Aaron J. Walker, Esq. [redacted] Manassas, Virginia 20109 [redacted] [redacted] Tuesday, June 24, 2014 Honorable Judge George J. Hazel 6500 Cherrywood Lane Greenbelt, Maryland 20770
Re: Brett Kimberlin v. National Bloggers Club, et al. GJH-13-3059; Response to ECF 128 and 129
Dear Judge Hazel,
In response to the Plaintiff’s two letters filed as ECF 128 and 129, I respectfully ask this court to strike
and return to the Plaintiff the two letters, and alternatively, I respond to them on the merits in opposition. Under the Case Management Order of March 4, 2014 (ECF No. 97) and the Letter Order of February 21, 2014 (ECF No. 88), there is a specific procedure parties in this case are supposed to follow if they wish to file a motion. The Plaintiff has disregarded these orders in the past, and has chosen to do so again.
See, e.g. Order of March 5, 2014 (ECF No. 99) (noting that the “Plaintiff’s filing of a motion to disqualify counsel… has been stricken and returned as
improperly filed under my Letter Order of
February 21, 2014, ECF No. 88”).
Here, the Plaintiff has made the same exact error that he made previously: rather than asking permission to make filings, he simply made the filings. The Case Management Order (E
CF No. 97) provides “that
no other motion [besides an answer or a motion to dismiss] may be filed in this case without advance
permission of the Court.”
Page 2, § I.A.2. In this case, rather than styling it as a motion, the Plaintiff styled his breaches of procedure as letters, but in actuality they 1) moved (without permission) for additional time to serve defendants that over eight months into this case, he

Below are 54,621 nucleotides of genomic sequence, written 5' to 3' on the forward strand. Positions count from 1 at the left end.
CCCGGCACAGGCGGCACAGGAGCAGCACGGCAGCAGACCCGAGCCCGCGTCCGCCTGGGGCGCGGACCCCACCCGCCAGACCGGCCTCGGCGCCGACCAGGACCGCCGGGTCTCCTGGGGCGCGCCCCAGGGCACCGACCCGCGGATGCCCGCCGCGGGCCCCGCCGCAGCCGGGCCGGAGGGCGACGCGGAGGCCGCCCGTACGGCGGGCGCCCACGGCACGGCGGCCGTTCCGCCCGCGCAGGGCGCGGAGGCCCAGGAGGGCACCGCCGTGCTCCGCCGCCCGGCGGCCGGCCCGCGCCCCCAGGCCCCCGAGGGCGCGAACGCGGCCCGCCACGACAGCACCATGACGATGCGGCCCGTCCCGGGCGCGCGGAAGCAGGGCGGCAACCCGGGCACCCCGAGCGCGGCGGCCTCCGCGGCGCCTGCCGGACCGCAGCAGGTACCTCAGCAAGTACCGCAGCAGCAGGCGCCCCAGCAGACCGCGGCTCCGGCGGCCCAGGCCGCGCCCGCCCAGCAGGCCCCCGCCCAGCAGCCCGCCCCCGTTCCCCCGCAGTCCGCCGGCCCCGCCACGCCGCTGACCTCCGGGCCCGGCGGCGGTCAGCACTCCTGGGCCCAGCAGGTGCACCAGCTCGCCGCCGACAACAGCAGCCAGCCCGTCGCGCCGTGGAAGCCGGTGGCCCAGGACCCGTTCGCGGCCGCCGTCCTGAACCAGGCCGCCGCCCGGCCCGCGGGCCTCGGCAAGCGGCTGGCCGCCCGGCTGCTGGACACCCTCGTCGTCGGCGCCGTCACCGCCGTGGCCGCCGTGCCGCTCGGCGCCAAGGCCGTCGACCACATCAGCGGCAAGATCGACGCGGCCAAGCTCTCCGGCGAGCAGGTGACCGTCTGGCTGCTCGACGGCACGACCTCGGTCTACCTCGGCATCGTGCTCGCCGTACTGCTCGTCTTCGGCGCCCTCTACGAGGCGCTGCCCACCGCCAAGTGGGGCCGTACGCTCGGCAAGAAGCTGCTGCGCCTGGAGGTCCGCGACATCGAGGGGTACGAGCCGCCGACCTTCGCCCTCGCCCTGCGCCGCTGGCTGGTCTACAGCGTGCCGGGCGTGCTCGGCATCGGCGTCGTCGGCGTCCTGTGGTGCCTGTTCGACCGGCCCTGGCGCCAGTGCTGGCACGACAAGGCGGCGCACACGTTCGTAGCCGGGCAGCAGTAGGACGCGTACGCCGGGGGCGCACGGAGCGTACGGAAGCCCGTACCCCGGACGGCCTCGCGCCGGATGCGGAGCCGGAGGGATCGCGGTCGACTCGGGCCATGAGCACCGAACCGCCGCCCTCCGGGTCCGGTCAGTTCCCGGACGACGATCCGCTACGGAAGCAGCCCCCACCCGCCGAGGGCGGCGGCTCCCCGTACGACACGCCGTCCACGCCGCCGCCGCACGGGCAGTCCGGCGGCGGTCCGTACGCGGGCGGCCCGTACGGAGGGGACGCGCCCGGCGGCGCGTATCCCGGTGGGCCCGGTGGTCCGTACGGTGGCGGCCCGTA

hasn’t served (ECF No.
128), and 2) attempted to supplement (without permission) his variou
s oppositions to Defendants’
motions to dismiss with a brand new case (ECF No. 129). Turning briefly to the merits of each, in reference to the request for sixty days additional time, I hereby register my opposition to such an unwarranted delay. While I do not wish to rush this court into a decision on my pending motion to dismiss (ECF No. 11) or my opposition to the motion for leave to amend (ECF No. 115),
this case should not be delayed any longer due the Plaintiff’s lack of diligence.
With respect to
the Plaintiff’s attempt to supplement his pleadings with a new citation,
United States v. Osinger
, No. 11-50338 (9
Cir. 2014), this case is inapposite. Osinger was convicted in essence of